Feel Like an Archaeologist In Greece

Nowhere has ancient history like Greece. It’s impossible to travel here and not set off in search of ruins and monuments. 3500-year-old temples in a redolent state of ruin; the mazy walls and courtyards of provincial palaces; sublime pillars rising over a walkway polished smooth by footsteps. Nowhere in the world has so many ruins, nor a storyline as complex. For more than 4000 years there have been battles between the Minoans, Spartans, Mycenaeans, Hellenists, Macedonians, Romans, Carthaginians, Athenians, Byzantines, Saracens, Venetians and Turks. And that’s just the start!

Evidence of this ancient history is found all across Greece. You don’t need to visit Athens to view ancient ruins and temples. While the Acropolis and Parthenon are incredible monuments, the country’s landscape is dotted with thousands of ruined cities, restored palaces, sacred temples, evocative shrines and far-reaching foundations. One of the country’s great highlights is that you start to feel like an archaeologist, piecing together the clues left behind by civilizations. There’s a wonderful sense of discovery when there are so many ruins to find, something that makes the ancient history come alive in your eyes and mind.

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The Greek Experience: Focusing on a Specific Era

Don’t try and understand all of the history. Nobody does. And nobody will. Even after reading a thousand books the history only gets more confusing and convoluted. There is no place in Greece which has significantly more, nor better, ancient sites than elsewhere. Most are only ruins, made more real by the stories that accompany them. In many countries the recommended approach is to visit attractions from different eras. In Greece, it’s well worth focusing on a specific period of history. When there is only one civilization to understand you can take more from the experience. You can’t possibly understand all the history, so why not get a deeper sense of a particular period of history?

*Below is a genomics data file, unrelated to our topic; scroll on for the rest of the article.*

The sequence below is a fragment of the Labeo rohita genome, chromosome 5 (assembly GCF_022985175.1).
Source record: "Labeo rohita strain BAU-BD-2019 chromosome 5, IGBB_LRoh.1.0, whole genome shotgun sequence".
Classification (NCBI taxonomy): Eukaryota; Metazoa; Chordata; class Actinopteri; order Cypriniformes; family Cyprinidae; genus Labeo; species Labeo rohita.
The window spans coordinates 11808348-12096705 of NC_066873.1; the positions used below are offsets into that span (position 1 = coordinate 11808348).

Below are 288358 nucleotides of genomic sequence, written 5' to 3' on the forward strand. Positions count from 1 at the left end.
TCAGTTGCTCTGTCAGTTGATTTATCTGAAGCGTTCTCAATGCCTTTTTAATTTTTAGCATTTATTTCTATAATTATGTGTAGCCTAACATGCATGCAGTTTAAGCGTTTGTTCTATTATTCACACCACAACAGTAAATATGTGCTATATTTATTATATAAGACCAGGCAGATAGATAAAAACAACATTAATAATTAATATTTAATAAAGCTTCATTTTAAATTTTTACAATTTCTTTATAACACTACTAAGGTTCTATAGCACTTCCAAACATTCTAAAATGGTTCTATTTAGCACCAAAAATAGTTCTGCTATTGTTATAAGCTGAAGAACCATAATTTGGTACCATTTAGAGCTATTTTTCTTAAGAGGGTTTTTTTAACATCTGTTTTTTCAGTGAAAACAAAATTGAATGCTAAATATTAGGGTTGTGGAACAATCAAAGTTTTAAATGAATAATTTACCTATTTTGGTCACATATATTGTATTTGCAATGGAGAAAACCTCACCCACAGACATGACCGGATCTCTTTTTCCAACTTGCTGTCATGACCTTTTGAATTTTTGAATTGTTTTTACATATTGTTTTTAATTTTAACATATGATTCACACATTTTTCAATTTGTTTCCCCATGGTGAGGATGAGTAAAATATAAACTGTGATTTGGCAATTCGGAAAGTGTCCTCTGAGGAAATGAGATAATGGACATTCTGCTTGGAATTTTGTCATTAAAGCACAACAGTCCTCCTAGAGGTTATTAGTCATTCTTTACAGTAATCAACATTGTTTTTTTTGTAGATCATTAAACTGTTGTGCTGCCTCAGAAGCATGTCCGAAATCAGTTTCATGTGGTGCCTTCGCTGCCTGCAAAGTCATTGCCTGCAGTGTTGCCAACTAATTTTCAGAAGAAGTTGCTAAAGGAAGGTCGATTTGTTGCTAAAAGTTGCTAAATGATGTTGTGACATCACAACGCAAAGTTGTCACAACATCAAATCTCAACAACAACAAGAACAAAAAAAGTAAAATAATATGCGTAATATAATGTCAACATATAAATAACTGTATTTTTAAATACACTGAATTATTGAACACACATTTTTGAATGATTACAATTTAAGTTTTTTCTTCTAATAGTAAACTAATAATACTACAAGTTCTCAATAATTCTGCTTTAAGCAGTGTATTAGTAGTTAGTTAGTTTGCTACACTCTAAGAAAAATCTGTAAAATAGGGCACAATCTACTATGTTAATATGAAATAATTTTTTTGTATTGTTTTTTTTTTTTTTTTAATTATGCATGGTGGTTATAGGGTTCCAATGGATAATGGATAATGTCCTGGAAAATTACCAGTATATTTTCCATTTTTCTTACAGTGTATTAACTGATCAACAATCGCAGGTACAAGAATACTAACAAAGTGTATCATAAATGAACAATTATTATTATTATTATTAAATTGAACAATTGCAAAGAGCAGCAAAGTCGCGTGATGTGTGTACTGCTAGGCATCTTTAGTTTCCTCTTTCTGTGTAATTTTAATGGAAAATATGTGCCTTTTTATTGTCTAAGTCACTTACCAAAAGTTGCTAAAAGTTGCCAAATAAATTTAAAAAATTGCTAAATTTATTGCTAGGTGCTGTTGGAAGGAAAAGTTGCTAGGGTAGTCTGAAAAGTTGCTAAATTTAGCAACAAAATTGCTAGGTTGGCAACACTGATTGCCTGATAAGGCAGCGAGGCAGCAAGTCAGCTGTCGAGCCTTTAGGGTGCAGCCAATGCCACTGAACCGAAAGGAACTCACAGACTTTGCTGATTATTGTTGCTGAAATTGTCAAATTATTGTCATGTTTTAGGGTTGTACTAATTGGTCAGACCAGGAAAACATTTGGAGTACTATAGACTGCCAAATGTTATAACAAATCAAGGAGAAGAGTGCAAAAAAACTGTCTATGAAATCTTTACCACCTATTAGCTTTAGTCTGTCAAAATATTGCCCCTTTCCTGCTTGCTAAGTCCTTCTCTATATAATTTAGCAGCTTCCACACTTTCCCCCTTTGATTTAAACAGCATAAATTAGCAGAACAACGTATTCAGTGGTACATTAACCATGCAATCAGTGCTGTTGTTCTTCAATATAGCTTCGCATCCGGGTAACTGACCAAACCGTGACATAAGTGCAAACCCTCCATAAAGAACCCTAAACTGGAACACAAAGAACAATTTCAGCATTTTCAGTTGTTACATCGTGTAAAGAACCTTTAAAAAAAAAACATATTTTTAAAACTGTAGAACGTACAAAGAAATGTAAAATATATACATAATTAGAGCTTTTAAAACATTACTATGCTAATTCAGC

The Crete Experience: The Legacy of the Minoans

Crete’s history is older than most of Greece. The island was a hub of a Bronze Age empire that ruled the Aegean more than 4000 years ago. Knosos was the Minoan capital and somewhat remarkably, more than a dozen ancient sights are still being excavated. To get you started there’s the story of bull-headed Minotaur, who hunted victims in a labyrinth beneayh King Minos’s palace. It may be myth. It is certainly mysterious. Ancient Knosos is one of Greece’s best preserved ancient sites and the unmissable highlight of any visit to Crete. Images of sacred bulls, stone thrones, Procession frescos, leaping dolphins and royal courtyards – if you only visit one historical site it has to be this one.

Knosos serves as the introduction to the Minoan story. It’s best to visit early in the morning or late in the afternoon, avoiding the tour buses that descend during the hottest part of the day. With a month on the island of Crete there are many more ruins, allowing you to stitch together the puzzling tale of the Minoans, the first sophisticated European civilization.

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Phaestos – A tangle of courtyards and walls, this hilltop palace is second only to Knosos in size and grandeur. Check out the hieroglyphics and you’ll be as baffled as the scientists.

Gournia – With its roofless stone walls and well-preserved houses, Gournia is a great example of a typical Minoan town.

Gortys – While Knosos is busy Gortys is always quiet. It’s a vast ruined city that feeds the imagination.

Irakleio Archaeological Museum – Packed full of frescoes and striking exhibits, this museum is home to most of the treasures unearthed on the island. The Hall of Frescos is spellbinding while the Bull’s Head Rhyton shows how they used to drink wine.

Praisos – After the Minoans came the Eteocretans (“true Cretans”). This was one of their enclaves and the ruins are free to visit.

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Are you ready to explore these ancient ruins and more? Join us in April as we depart on a 90-day trip to Italy, Spain and Greece. Click below to learn more!

Camille TintleComment